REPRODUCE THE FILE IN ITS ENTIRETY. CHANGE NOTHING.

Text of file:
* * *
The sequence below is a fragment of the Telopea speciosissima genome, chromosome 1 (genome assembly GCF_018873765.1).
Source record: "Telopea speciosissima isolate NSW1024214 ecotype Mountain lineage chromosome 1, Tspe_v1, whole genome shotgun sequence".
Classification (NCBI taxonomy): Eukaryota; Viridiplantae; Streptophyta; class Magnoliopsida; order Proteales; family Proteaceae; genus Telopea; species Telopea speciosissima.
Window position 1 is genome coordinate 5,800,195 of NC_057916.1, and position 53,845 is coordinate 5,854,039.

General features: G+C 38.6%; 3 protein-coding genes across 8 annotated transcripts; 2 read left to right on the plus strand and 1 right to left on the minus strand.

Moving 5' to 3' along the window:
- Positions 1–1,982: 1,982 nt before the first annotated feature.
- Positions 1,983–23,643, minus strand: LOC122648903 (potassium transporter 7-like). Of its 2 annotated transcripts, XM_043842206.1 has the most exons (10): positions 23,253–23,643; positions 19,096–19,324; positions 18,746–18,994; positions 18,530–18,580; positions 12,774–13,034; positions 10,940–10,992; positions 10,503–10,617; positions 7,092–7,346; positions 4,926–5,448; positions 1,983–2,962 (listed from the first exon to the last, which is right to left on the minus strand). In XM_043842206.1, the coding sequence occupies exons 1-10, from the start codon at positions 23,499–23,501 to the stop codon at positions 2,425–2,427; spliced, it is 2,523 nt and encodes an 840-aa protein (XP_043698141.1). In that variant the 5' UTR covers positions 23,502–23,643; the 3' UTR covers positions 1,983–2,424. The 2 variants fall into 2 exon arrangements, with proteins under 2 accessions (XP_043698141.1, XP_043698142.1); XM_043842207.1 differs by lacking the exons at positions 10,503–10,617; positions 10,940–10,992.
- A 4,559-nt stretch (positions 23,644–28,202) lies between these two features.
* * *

The sequence below is a fragment of the Telopea speciosissima genome, chromosome 1 (genome assembly GCF_018873765.1).
Source record: "Telopea speciosissima isolate NSW1024214 ecotype Mountain lineage chromosome 1, Tspe_v1, whole genome shotgun sequence".
Classification (NCBI taxonomy): Eukaryota; Viridiplantae; Streptophyta; class Magnoliopsida; order Proteales; family Proteaceae; genus Telopea; species Telopea speciosissima.
Window position 1 is genome coordinate 5,800,195 of NC_057916.1, and position 53,845 is coordinate 5,854,039.

General features: G+C 38.6%; 3 protein-coding genes across 8 annotated transcripts; 2 read left to right on the plus strand and 1 right to left on the minus strand.

Moving 5' to 3' along the window:
- Positions 1–1,982: 1,982 nt before the first annotated feature.
- Positions 1,983–23,643, minus strand: LOC122648903 (potassium transporter 7-like). Of its 2 annotated transcripts, XM_043842206.1 has the most exons (10): positions 23,253–23,643; positions 19,096–19,324; positions 18,746–18,994; positions 18,530–18,580; positions 12,774–13,034; positions 10,940–10,992; positions 10,503–10,617; positions 7,092–7,346; positions 4,926–5,448; positions 1,983–2,962 (listed from the first exon to the last, which is right to left on the minus strand). In XM_043842206.1, the coding sequence occupies exons 1-10, from the start codon at positions 23,499–23,501 to the stop codon at positions 2,425–2,427; spliced, it is 2,523 nt and encodes an 840-aa protein (XP_043698141.1). In that variant the 5' UTR covers positions 23,502–23,643; the 3' UTR covers positions 1,983–2,424. The 2 variants fall into 2 exon arrangements, with proteins under 2 accessions (XP_043698141.1, XP_043698142.1); XM_043842207.1 differs by lacking the exons at positions 10,503–10,617; positions 10,940–10,992.
- A 4,559-nt stretch (positions 23,644–28,202) lies between these two features.